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Pack Challenged

Beware things that look simple – they can be hiding many layers of complication.


Like packing.


I admire people who can grab a couple outfits, toss them in the suitcase without a second thought and “travel light” the same way I admire Olympic athletes.

Regardless of how much I practice, I am never going to be able to do that on the uneven bars. It looks so uncomplicated, watching those girls fly effortlessly through the air. But the first time you hoist your bottom over your top to twirl up onto the lower bar – even though it’s only your fourth grade weight and your gym teacher is standing by as spotter– you will see it’s not easy.


That's how packing feels to me.


The thought that I may not have thought to pack something I should have thought to pack is too much to think about.

It’s a Fear Of Forgetting Something (FOFS). Similar to FOMO (Fear of Missing Out), I have an unbalanced anxiety about bringing the right things for every possible permutation of:


Weather 🌦 X Activity 🚶‍♂️ X Mood🤪

It’s mostly clothing insecurity – with no basis – since so far I’ve never had to show up naked, except maybe in a few dreams. Yet every possible contingency must be addressed because that moment of realization that I forgot to bring (something) is so frightening it must be avoided at all cost – including the cost of checking an oversized bag when everyone else has a carry-on.


Needing to pack an extra just-in-case handbag and a couple pairs of what-if-scenario shoes are also part of the disorder.


Here’s a question I have for those fast-packers: How is it possible to anticipate your future mood? For me, certain days “feel” like certain outfits, and NOT like certain other outfits, and I don’t want to be forced into a planned outfit that doesn't fit how I feel! Forecasting a future mood state, given the myriad dependencies, is similar to predicting the stock market, and equally unlikely.


Recently, I began packing a week before a family trip. At first I tried experimenting with a “devil may care” attitude, grabbing a few things that I wanted to bring as a starting point. But the thought that I may not have thought to pack something I should have thought to pack is too much to think about. And so ultimately, it felt irresponsible until due diligence was done with a full assessment of the local weather conditions, activities planned and attendees, integrated into a day-by-day wardrobe plan, broken down into thirds for morning, afternoon and evening outfits, and cross-correlated with expected mood.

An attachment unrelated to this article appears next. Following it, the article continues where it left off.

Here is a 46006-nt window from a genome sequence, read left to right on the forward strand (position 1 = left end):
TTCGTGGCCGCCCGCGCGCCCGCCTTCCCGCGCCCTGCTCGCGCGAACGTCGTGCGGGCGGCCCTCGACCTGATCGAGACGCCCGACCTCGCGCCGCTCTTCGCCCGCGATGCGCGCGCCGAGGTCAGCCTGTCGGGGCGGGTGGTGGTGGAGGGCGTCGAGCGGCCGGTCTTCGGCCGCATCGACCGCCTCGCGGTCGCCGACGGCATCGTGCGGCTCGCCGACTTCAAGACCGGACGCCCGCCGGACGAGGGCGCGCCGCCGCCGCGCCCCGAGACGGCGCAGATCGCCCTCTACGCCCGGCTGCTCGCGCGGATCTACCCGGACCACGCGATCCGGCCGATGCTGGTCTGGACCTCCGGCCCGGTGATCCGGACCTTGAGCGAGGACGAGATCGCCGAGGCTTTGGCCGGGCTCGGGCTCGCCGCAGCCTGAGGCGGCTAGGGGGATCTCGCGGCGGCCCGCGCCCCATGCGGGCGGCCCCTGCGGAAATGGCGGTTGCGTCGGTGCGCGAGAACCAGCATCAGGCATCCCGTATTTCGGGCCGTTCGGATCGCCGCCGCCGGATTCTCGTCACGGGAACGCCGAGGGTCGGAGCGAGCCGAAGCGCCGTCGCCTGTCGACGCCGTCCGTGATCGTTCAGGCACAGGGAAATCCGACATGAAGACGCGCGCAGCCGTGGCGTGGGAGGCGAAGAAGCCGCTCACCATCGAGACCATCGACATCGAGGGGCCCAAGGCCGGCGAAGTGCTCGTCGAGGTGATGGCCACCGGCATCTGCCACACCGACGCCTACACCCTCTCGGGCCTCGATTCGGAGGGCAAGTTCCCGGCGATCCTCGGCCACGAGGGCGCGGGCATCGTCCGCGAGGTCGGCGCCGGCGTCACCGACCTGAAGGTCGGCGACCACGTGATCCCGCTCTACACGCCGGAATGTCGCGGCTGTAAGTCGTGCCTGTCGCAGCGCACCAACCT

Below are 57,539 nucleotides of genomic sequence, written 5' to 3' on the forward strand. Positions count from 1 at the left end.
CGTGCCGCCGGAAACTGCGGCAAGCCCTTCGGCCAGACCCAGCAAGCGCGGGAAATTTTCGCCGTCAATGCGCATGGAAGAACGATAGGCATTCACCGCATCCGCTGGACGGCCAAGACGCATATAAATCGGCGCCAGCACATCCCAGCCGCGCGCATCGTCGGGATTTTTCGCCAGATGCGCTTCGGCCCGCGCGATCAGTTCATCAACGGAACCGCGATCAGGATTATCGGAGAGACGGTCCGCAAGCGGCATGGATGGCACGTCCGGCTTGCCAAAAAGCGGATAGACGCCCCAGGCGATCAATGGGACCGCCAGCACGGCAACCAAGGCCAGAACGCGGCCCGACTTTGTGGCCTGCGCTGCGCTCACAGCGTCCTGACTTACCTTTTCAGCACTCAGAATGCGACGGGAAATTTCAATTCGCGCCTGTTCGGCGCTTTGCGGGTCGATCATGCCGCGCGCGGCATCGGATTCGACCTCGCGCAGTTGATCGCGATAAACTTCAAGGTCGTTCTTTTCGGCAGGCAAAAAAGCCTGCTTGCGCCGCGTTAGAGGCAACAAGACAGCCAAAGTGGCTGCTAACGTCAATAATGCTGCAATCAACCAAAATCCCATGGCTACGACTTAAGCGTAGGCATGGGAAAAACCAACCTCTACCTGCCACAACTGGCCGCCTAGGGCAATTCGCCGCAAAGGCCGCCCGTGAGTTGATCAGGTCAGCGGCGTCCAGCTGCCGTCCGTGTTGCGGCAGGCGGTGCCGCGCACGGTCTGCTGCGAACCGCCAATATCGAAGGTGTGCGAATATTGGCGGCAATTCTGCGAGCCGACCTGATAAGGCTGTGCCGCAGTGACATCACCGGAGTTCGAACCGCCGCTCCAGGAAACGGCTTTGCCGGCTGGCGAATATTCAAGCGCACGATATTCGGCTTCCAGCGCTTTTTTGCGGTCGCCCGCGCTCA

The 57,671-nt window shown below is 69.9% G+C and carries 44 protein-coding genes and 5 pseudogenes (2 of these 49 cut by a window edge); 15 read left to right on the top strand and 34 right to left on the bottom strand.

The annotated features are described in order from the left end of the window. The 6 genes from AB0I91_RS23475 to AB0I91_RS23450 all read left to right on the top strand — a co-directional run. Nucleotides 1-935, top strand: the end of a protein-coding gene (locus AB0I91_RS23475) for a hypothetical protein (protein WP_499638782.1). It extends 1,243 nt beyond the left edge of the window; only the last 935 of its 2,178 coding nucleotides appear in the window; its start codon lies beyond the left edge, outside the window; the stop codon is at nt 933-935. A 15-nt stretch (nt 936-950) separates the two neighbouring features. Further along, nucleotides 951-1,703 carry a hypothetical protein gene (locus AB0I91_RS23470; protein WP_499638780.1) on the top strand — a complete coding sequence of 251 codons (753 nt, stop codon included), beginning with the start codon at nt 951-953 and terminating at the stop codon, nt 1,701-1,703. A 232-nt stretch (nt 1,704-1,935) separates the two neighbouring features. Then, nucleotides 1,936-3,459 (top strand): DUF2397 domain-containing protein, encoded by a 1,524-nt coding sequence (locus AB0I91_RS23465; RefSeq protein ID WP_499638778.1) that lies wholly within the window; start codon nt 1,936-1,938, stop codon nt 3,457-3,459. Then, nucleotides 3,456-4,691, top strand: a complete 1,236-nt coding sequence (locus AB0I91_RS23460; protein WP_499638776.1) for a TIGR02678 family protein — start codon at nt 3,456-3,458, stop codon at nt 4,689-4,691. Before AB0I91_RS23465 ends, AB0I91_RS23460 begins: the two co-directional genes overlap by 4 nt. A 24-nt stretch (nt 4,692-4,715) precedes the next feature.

Here's how that looked:


Not everyone is so consumed though. I once worked with a woman who wore black every single day, and asked her about it.


She said “I’m afraid of clothes! Clothes send messages – about the wearer’s age, preferences, status, education, etc. and I don’t know what message I want to send – or have to figure it out every morning!”


Embracing the void and wearing black every single day was how she simplified it.


Although BLACK x BLACK x BLACK was a such a strong message in itself that it prompted me to ask her about it.


Honestly when the final zipper is zipped on my luggage, I look at the piece in awe: It’s just a simple rectangle and looks so innocent and uncomplicated sitting there. Yet packing it to provide for all of my hopes, activities, and moods for the next 5 days and 4 nights took me at least twice as long as the trip itself.


Even if it manages to scrape by the weight test, the struggle to get it into and out of the car will be real.


Of course, après-travel, there will likely be four unworn outfits, plus shoes and handbags, travel understudies, who made the trip to serve as buffers for the potential vicissitudes of mood, only to get unpacked and recycled back home.

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Katherine Rabinowitz
Katherine Rabinowitz
18 feb 2022

I, too, suffer from packing-itis. Not so much what to bring, but bring way too much sutff, and of course, not bringing something that could have been useful. But I make a note in my calendar for the next trip - "don't forget the ........"

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